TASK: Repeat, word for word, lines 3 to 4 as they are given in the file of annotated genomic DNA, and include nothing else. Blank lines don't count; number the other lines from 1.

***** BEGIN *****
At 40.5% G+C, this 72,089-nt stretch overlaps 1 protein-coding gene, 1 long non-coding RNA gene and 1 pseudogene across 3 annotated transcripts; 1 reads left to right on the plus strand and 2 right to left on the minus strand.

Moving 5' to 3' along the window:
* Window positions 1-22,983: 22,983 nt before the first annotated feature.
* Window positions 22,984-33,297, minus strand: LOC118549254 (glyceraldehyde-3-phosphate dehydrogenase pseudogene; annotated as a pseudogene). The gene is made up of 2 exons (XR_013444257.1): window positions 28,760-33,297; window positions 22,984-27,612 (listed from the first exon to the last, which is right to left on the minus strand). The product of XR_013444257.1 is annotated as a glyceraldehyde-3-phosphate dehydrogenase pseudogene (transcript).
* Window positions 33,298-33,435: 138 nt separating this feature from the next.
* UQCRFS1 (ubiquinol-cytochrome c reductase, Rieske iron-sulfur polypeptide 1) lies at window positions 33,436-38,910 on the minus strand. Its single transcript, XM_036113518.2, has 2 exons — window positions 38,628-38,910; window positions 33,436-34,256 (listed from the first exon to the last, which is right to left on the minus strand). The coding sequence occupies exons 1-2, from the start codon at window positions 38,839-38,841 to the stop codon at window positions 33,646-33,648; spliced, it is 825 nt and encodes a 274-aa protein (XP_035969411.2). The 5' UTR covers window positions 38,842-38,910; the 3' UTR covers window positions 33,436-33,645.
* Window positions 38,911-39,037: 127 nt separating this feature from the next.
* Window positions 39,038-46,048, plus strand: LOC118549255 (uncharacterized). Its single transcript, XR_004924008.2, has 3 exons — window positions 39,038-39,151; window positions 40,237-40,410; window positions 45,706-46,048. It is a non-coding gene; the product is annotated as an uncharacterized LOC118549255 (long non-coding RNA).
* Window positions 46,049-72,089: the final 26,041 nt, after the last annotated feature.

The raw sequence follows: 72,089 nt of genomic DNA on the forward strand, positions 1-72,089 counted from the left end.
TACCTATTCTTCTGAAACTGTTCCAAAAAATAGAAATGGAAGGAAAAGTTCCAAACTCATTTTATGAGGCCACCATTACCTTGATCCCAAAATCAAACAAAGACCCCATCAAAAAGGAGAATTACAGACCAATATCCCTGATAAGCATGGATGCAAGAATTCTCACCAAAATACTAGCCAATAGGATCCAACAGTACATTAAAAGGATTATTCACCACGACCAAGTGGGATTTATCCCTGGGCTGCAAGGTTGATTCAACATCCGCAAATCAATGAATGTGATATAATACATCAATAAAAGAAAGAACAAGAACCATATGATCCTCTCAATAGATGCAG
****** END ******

* Window positions 1-22,983: 22,983 nt before the first annotated feature.
* Window positions 22,984-33,297, minus strand: LOC118549254 (glyceraldehyde-3-phosphate dehydrogenase pseudogene; annotated as a pseudogene). The gene is made up of 2 exons (XR_013444257.1): window positions 28,760-33,297; window positions 22,984-27,612 (listed from the first exon to the last, which is right to left on the minus strand). The product of XR_013444257.1 is annotated as a glyceraldehyde-3-phosphate dehydrogenase pseudogene (transcript).